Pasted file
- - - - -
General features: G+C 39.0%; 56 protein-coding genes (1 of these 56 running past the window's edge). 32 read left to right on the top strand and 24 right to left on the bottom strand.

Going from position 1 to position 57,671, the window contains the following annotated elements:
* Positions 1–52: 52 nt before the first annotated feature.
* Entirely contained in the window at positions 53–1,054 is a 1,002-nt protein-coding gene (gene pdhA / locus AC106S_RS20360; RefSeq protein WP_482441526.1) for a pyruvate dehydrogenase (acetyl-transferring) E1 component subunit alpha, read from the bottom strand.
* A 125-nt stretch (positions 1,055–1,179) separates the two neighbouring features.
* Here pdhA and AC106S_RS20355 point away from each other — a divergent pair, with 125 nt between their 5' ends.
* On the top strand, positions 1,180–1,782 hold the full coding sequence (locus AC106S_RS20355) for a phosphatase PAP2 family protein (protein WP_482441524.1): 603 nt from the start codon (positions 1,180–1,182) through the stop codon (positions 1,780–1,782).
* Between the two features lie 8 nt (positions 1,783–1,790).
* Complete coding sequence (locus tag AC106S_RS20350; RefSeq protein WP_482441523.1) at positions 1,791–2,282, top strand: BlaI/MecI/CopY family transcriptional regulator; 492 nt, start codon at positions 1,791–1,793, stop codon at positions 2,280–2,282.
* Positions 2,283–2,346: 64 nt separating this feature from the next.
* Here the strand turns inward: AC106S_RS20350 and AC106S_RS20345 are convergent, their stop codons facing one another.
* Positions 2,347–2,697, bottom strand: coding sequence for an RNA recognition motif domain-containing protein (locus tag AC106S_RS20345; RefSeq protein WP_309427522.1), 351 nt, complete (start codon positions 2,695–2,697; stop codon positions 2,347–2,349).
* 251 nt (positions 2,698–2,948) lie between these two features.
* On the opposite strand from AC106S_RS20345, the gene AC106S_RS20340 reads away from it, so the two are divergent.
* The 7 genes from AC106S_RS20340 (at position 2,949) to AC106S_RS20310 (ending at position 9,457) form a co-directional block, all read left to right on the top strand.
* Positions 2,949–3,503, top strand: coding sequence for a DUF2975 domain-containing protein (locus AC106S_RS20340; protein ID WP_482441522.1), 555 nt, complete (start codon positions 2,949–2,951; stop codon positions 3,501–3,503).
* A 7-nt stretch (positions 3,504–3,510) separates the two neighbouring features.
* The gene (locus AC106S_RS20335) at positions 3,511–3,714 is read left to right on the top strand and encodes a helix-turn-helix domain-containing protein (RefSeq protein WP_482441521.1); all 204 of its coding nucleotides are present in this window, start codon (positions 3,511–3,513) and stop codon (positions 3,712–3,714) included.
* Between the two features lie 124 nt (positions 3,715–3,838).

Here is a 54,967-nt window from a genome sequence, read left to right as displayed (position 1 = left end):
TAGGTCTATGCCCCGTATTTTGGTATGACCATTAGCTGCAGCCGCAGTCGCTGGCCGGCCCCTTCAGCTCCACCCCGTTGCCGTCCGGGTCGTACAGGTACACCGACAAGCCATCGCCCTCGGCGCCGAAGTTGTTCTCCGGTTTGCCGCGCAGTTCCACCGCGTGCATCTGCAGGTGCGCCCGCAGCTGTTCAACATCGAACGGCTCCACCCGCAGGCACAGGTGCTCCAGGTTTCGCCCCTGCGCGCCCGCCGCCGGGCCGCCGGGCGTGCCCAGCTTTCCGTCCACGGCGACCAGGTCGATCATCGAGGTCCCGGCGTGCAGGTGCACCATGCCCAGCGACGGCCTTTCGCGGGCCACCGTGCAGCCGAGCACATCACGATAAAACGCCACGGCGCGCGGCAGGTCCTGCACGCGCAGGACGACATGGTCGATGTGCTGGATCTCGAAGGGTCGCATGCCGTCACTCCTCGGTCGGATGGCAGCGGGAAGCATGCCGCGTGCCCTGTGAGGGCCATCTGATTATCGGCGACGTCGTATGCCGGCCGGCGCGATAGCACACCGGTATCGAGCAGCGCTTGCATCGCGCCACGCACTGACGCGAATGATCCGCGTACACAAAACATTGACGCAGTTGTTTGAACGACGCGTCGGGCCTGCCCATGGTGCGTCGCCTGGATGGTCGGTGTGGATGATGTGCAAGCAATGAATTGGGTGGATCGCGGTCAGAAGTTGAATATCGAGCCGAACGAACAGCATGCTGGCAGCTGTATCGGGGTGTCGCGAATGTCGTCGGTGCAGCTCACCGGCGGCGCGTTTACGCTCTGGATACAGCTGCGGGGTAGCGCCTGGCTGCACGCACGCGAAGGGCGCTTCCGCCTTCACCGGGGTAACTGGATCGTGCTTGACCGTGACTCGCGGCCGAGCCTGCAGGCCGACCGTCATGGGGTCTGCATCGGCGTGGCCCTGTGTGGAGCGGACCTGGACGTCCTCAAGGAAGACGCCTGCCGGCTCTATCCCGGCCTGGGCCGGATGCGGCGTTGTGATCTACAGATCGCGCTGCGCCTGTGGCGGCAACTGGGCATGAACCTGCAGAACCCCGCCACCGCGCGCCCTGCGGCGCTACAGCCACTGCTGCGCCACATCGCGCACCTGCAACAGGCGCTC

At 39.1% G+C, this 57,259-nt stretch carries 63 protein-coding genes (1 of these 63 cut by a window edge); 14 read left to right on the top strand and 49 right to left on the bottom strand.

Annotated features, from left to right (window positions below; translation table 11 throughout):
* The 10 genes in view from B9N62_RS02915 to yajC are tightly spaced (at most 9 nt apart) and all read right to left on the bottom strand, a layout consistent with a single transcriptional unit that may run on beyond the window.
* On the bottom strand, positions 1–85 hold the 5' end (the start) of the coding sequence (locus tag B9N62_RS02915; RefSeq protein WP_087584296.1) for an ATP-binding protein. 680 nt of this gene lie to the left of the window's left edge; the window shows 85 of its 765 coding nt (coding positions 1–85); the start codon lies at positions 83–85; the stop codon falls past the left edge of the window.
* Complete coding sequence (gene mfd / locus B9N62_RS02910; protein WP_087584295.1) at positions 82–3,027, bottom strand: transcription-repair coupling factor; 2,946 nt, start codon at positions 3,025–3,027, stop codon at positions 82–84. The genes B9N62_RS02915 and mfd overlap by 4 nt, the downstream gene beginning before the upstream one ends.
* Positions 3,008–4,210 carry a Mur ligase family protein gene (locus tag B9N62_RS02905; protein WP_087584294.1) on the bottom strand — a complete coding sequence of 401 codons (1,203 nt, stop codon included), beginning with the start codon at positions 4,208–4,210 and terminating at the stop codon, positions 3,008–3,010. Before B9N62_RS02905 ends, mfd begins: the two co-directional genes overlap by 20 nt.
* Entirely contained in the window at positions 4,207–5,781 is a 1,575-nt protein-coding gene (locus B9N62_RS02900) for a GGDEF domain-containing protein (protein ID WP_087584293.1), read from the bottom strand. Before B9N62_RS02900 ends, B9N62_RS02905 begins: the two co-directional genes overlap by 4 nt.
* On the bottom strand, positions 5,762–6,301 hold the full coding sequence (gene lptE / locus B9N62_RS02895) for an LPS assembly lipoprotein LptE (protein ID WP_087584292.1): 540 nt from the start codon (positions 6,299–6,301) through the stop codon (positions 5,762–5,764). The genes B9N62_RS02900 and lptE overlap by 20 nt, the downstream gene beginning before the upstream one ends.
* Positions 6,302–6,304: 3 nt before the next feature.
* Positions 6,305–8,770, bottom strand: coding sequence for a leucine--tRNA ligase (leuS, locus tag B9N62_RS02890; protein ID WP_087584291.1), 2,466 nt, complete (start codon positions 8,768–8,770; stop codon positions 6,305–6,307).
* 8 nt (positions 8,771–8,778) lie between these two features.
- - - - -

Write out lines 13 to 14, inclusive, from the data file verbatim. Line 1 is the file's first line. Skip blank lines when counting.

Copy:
* 251 nt (positions 2,698–2,948) lie between these two features.
* On the opposite strand from AC106S_RS20345, the gene AC106S_RS20340 reads away from it, so the two are divergent.